Shares of Boeing (BA 0.58%) joined the rally on Friday morning, trading up more than 6% at one point, only to give up most of those gains as they day went on. Investors got a reminder of the challenges that face Boeing's commercial division, taking the wind out of the shares.
It's been a tough run for Boeing, with shares down by more than 60% since the start of 2020. The company was hit first by issues with its 737 MAX, a plane that was grounded for 18 months due to engineering issues. In the wake of that grounding, other Boeing models including the 787 Dreamliner came under more intense regulatory scrutiny. Finally, the pandemic, and its impact on the airline industry, ate into demand for new planes.
The 737 MAX is flying again, and airlines are seeing a gradual demand recovery, but Boeing is still trying to dig out from the tough times and ramp up production. On Friday, Reuters reported the company was dealt a fresh setback by regulators taking a close look at the 787. The U.S. Federal Aviation Administration (FAA) has reportedly told Boeing the documentation it submitted to win approval to resume 787 deliveries is incomplete.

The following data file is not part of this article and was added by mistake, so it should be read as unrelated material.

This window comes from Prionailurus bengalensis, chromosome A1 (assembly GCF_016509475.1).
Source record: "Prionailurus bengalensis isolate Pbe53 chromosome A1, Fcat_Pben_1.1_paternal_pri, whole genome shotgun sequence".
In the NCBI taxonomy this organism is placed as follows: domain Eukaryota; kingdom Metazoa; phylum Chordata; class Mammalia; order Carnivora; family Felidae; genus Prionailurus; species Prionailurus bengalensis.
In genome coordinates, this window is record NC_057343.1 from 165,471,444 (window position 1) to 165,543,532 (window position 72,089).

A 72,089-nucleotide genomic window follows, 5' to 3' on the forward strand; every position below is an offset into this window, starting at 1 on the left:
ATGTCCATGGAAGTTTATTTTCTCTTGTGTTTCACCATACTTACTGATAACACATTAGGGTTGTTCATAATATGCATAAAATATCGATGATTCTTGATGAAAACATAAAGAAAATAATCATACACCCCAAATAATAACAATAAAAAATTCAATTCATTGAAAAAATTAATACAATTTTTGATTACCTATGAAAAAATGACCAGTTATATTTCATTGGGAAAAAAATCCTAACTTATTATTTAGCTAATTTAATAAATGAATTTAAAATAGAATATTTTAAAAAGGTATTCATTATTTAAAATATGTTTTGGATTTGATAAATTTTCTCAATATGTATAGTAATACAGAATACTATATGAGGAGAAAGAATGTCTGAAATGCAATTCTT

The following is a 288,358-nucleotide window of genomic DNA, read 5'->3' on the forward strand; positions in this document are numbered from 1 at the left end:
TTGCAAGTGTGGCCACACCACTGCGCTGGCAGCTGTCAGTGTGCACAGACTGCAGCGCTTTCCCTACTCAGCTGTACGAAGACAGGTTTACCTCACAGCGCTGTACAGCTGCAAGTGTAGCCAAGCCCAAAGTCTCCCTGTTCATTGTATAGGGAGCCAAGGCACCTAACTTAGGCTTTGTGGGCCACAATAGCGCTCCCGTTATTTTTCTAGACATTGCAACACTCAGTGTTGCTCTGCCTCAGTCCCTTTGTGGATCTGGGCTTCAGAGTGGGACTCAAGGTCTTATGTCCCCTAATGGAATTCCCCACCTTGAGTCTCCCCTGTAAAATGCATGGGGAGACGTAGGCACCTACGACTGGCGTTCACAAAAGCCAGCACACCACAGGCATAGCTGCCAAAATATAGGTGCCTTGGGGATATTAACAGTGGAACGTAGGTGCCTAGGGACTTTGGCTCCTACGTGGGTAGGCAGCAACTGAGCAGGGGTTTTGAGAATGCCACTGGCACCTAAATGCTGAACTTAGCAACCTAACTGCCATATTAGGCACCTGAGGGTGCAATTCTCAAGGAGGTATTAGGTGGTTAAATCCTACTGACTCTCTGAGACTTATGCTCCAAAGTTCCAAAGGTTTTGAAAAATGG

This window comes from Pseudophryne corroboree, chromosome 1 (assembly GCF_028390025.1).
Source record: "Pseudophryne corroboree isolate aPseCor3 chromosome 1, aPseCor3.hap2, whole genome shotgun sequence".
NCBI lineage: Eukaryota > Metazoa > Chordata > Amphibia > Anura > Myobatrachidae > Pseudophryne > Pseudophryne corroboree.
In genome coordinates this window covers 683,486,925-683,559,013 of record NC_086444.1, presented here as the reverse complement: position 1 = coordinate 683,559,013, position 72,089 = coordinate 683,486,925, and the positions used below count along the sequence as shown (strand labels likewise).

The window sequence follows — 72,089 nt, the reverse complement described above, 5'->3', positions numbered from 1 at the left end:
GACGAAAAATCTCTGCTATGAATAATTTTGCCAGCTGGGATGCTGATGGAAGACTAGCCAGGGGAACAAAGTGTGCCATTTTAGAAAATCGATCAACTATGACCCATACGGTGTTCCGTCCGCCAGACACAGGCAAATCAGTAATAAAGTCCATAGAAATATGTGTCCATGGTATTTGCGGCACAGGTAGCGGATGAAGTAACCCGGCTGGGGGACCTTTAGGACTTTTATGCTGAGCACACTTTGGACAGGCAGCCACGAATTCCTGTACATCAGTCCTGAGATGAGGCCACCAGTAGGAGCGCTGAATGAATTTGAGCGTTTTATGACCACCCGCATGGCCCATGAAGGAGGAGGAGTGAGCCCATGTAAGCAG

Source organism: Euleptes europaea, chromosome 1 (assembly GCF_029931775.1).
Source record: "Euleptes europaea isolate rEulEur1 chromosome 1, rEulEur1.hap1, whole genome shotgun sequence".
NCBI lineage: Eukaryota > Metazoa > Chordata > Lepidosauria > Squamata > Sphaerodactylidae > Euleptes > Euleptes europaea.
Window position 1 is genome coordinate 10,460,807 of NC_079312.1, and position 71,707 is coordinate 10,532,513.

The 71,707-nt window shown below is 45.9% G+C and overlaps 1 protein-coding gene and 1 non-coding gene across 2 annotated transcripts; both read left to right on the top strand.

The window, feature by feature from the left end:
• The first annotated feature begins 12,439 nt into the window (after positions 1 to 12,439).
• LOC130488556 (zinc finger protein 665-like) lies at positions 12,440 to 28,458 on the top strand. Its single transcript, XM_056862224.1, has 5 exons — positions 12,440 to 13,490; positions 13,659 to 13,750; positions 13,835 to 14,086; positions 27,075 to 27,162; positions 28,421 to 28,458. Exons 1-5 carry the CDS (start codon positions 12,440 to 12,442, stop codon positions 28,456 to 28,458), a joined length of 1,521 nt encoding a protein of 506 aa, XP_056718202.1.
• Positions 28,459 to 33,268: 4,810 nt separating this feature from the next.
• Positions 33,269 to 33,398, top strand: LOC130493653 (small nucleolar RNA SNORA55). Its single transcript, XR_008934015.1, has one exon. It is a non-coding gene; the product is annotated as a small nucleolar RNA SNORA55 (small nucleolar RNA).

Deliveries of the 787 have been suspended for about a year after the FAA raised concerns about aircraft inspection methods.
The pushback from the FAA should be a temporary setback, but it is yet another black eye for a company that has been forced to deal with a lot of embarrassments in recent years. Nothing is coming easy for Boeing, and it is hard to forecast a quick turnaround.
The lack of 787 deliveries, coupled with a 737 program that is still far short of the delivery numbers that were originally envisioned prior to the grounding, means Boeing has less cash coming in. Boeing's debt has ballooned by more than 400% over the past five years as the company made sure it had the wherewithal to survive the pandemic. Until Dreamliner deliveries resume and the 737 MAX program hits its stride, it will be hard for Boeing to significantly reduce that debt.
The bull case for Boeing is straightforward. Globally, airlines are going to need a lot of planes over the next two decades in order to keep up with growing demand and Boeing, as one half of a duopoly with Airbus, will provide a lot of those planes. But before that can happen, Boeing needs to get out of its own way and resume normal operations. Friday's news was a fresh reminder Boeing isn't there yet, and the shares gave back their gains as a result.